Recently I was sent one called, “What Not to Say to Single People” posted on Relevant. Let me start by saying there are helpful ideas in her blog. My goal isn’t to attack it. I’m responding because it made me stop and wonder for the first time, whydo Christian articles on singleness make me so uncomfortable?
I came up with the following: It’s the way Christians talk about singleness and dating. It’s not so much what we say, but how we say it.
Think about it; in the secular world the single life conjures up images of fun, freedom, excitement, choice, and strength. It’s hot and sexy to be a single girl. The single storylines we see in movies and TV aren’t tragic, but exciting. The plot ends when a girl gets married.
The storyline we get in church is that life can’t begin until we are married. We usually only see the roles of wives and mothers played out. Christian single life paints images of tears, desperation, cat ladies, and awkward adults gathered around a bowl of church punch playing Catch Phrase.
Why is this? Both groups are talking about the same exact phase of life. (And both have misunderstandings to be sure) But why do Christians talk about it so differently? How can we talk about dating in a way that highlights the good parts about being single?
Don’t Make Singleness a Thing
Honestly, I’m horrified by the fact that an article on on how to talk to singles even exists. (I realize I am writing one.) I’m sitting here feeling all-normal, when apparently people need help talking to me. Really? It makes it sound like we have some type of rare disease that requires special handling. I can’t imagine an article like this in a secular setting. Married or not married, it’s not as big of a deal outside the Church.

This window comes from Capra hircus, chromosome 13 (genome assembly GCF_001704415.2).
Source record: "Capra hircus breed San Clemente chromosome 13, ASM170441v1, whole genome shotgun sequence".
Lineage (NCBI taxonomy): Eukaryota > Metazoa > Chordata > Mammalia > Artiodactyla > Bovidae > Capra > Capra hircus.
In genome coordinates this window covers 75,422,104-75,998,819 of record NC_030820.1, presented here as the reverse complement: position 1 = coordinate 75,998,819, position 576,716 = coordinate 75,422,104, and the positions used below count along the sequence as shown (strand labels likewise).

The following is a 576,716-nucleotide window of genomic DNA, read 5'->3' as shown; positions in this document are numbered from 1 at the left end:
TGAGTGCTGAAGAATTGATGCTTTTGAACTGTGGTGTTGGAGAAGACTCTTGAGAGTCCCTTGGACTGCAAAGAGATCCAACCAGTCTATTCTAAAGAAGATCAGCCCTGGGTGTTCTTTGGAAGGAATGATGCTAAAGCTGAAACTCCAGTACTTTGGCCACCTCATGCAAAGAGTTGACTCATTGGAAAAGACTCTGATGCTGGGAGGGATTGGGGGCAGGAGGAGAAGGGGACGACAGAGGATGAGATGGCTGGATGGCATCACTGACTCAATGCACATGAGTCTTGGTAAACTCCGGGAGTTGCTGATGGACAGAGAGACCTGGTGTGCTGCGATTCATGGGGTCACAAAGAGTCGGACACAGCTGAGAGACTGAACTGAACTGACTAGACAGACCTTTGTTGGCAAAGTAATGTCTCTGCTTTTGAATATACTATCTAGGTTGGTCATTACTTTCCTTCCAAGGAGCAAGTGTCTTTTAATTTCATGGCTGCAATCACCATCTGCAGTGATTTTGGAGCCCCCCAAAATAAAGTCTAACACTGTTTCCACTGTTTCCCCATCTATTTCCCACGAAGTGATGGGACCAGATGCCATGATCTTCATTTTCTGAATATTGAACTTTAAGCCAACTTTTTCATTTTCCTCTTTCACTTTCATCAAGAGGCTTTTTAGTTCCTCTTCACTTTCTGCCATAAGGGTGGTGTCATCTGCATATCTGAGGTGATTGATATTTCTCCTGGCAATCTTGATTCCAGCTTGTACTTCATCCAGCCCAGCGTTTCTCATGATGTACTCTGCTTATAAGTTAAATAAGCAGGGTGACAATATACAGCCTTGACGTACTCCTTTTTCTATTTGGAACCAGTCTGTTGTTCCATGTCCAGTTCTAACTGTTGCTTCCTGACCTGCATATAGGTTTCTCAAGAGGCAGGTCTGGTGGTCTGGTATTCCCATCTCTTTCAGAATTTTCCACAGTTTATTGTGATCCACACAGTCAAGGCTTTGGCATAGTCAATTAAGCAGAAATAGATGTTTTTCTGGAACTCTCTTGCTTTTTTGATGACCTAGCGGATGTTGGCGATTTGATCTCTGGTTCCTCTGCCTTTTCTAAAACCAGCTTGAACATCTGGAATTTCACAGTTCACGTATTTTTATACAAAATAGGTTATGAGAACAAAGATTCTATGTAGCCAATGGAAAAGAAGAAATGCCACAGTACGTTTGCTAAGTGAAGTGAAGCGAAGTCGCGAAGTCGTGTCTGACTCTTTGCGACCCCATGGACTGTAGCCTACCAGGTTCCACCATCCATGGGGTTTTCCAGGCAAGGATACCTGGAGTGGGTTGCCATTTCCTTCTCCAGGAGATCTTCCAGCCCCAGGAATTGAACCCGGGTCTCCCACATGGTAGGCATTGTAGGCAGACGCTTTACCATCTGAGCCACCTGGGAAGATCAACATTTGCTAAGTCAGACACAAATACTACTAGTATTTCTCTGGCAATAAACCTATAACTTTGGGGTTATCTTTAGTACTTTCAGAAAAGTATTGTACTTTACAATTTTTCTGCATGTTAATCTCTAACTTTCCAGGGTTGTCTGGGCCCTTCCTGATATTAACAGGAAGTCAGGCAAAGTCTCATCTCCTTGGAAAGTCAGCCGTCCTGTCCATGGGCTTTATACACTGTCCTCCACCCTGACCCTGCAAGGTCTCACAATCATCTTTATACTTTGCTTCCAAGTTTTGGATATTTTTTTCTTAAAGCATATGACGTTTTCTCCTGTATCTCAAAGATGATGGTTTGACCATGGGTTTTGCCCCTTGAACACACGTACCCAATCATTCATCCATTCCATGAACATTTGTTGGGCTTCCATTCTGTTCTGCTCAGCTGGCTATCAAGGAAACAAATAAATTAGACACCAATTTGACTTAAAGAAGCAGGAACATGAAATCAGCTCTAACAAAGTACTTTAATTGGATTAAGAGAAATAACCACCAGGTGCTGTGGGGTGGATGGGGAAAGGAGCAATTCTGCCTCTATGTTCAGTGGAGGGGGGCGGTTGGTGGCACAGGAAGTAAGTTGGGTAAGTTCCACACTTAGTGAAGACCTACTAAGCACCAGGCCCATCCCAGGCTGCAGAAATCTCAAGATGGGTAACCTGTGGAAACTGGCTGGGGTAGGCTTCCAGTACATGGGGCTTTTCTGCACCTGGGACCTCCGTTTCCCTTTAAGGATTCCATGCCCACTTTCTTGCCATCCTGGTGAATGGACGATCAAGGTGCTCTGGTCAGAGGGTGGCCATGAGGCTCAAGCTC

Don’t Make Singleness Everything
In my office, people talk about all kinds of things- sports, news, and job related issues. At a Christian function? Forget it. I’m constantly fielding random questions about my dating life. Since the Bible is largely silent on romantic love, it seems odd that Church is the place I feel most pressured to answer for myself.
I don’t hate talking about my dating life and I’m grateful people care about what goes on. It truly is an issue of proportion. One friend wrote me, “My pastor is CONSTANTLY commenting on how he’s praying for my future husband. However he never comments on how he’s praying for a better job or financial stability or something else equally worthwhile.”
My friend appreciates her pastor’s concern and prayers. It gets tricky when it starts to feel like the only thing people care about.
Don’t Talk About Singleness if You’re Married
I’m going to get burned at the stake over this one, but hang in there with me. Think, “I can talk about my mom, but you can’t.”